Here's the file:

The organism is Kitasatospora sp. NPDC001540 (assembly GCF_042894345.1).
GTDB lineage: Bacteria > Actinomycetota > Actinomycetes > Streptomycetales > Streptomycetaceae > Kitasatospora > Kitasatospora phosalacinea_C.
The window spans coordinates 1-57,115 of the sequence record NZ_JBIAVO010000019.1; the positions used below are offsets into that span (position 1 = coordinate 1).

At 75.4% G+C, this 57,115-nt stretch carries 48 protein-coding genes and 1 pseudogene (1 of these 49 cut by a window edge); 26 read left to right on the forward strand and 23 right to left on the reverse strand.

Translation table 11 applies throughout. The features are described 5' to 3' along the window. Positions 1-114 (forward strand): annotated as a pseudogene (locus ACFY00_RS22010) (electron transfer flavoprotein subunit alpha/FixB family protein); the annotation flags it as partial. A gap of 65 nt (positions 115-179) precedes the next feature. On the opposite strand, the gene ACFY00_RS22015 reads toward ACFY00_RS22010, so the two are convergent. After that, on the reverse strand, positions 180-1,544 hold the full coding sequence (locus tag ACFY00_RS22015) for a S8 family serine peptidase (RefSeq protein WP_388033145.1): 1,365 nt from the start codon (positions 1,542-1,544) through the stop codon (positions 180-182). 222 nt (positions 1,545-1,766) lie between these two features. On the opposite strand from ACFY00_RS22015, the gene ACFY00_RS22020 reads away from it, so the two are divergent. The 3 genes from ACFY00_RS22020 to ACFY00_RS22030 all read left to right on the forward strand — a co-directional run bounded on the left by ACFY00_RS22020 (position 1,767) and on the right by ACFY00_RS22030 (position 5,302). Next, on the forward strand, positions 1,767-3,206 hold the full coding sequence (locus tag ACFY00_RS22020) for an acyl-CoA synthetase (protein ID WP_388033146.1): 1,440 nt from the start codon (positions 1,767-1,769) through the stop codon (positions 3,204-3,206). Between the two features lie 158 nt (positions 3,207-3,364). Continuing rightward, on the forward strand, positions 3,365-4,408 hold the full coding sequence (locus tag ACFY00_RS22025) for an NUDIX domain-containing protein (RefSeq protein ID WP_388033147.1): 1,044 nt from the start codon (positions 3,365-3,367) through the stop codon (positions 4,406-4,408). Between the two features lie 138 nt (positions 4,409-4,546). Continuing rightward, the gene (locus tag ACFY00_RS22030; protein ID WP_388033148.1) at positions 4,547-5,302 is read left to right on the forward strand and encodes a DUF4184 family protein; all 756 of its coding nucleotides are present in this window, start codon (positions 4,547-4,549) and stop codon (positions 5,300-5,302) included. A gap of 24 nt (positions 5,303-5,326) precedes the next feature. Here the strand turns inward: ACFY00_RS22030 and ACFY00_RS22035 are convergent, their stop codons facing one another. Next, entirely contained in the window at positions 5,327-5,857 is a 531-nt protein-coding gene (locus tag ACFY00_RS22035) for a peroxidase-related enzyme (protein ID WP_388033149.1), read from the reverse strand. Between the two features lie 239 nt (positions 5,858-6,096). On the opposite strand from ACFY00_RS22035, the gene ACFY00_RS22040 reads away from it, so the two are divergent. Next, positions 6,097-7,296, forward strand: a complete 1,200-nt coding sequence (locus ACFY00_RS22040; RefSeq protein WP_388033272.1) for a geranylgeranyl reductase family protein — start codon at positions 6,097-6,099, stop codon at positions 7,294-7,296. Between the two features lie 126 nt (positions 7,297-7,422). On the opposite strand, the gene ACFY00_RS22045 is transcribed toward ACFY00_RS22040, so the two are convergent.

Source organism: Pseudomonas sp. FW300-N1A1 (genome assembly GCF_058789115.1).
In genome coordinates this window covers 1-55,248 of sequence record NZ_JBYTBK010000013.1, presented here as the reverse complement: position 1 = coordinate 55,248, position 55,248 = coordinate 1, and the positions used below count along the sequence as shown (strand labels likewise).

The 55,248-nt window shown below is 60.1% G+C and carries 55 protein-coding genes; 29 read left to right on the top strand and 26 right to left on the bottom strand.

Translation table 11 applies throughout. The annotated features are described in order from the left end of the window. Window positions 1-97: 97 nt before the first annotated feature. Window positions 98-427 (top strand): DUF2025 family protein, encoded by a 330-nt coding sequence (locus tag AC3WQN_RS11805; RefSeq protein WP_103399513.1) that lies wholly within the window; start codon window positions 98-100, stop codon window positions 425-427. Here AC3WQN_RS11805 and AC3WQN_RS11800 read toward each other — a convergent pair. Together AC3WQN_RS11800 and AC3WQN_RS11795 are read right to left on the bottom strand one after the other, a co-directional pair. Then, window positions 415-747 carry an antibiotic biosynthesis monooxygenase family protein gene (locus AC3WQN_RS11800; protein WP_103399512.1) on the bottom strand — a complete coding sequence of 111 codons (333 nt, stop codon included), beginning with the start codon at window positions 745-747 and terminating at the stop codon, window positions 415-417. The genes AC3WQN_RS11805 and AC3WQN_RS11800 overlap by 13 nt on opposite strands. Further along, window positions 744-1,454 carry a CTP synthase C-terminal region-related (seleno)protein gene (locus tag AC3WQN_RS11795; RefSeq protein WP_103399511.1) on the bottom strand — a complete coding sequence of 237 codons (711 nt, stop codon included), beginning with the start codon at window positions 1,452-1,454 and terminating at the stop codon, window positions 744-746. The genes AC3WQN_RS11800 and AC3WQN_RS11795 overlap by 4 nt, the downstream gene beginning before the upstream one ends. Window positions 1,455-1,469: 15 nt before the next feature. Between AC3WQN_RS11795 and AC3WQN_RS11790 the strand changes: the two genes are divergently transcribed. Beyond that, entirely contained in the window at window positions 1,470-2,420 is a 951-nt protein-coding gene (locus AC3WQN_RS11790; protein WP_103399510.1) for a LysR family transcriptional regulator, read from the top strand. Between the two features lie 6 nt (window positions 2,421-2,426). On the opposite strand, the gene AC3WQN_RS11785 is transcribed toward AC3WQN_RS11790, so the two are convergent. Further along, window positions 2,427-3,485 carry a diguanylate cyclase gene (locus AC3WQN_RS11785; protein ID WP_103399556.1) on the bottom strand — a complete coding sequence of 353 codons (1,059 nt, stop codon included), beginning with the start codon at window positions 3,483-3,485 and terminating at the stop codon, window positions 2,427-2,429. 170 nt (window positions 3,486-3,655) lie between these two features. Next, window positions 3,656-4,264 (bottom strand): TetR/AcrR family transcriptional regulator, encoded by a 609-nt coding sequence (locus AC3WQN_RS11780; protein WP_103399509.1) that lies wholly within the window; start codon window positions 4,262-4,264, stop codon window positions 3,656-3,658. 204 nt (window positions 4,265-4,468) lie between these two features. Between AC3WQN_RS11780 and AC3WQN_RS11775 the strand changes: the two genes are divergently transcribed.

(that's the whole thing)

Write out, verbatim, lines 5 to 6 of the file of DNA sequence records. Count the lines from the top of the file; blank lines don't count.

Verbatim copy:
Translation table 11 applies throughout. The features are described 5' to 3' along the window. Positions 1-114 (forward strand): annotated as a pseudogene (locus ACFY00_RS22010) (electron transfer flavoprotein subunit alpha/FixB family protein); the annotation flags it as partial. A gap of 65 nt (positions 115-179) precedes the next feature. On the opposite strand, the gene ACFY00_RS22015 reads toward ACFY00_RS22010, so the two are convergent. After that, on the reverse strand, positions 180-1,544 hold the full coding sequence (locus tag ACFY00_RS22015) for a S8 family serine peptidase (RefSeq protein WP_388033145.1): 1,365 nt from the start codon (positions 1,542-1,544) through the stop codon (positions 180-182). 222 nt (positions 1,545-1,766) lie between these two features. On the opposite strand from ACFY00_RS22015, the gene ACFY00_RS22020 reads away from it, so the two are divergent. The 3 genes from ACFY00_RS22020 to ACFY00_RS22030 all read left to right on the forward strand — a co-directional run bounded on the left by ACFY00_RS22020 (position 1,767) and on the right by ACFY00_RS22030 (position 5,302). Next, on the forward strand, positions 1,767-3,206 hold the full coding sequence (locus tag ACFY00_RS22020) for an acyl-CoA synthetase (protein ID WP_388033146.1): 1,440 nt from the start codon (positions 1,767-1,769) through the stop codon (positions 3,204-3,206). Between the two features lie 158 nt (positions 3,207-3,364). Continuing rightward, on the forward strand, positions 3,365-4,408 hold the full coding sequence (locus tag ACFY00_RS22025) for an NUDIX domain-containing protein (RefSeq protein ID WP_388033147.1): 1,044 nt from the start codon (positions 3,365-3,367) through the stop codon (positions 4,406-4,408). Between the two features lie 138 nt (positions 4,409-4,546). Continuing rightward, the gene (locus tag ACFY00_RS22030; protein ID WP_388033148.1) at positions 4,547-5,302 is read left to right on the forward strand and encodes a DUF4184 family protein; all 756 of its coding nucleotides are present in this window, start codon (positions 4,547-4,549) and stop codon (positions 5,300-5,302) included. A gap of 24 nt (positions 5,303-5,326) precedes the next feature. Here the strand turns inward: ACFY00_RS22030 and ACFY00_RS22035 are convergent, their stop codons facing one another. Next, entirely contained in the window at positions 5,327-5,857 is a 531-nt protein-coding gene (locus tag ACFY00_RS22035) for a peroxidase-related enzyme (protein ID WP_388033149.1), read from the reverse strand. Between the two features lie 239 nt (positions 5,858-6,096). On the opposite strand from ACFY00_RS22035, the gene ACFY00_RS22040 reads away from it, so the two are divergent. Next, positions 6,097-7,296, forward strand: a complete 1,200-nt coding sequence (locus ACFY00_RS22040; RefSeq protein WP_388033272.1) for a geranylgeranyl reductase family protein — start codon at positions 6,097-6,099, stop codon at positions 7,294-7,296. Between the two features lie 126 nt (positions 7,297-7,422). On the opposite strand, the gene ACFY00_RS22045 is transcribed toward ACFY00_RS22040, so the two are convergent.

Source organism: Pseudomonas sp. FW300-N1A1 (genome assembly GCF_058789115.1).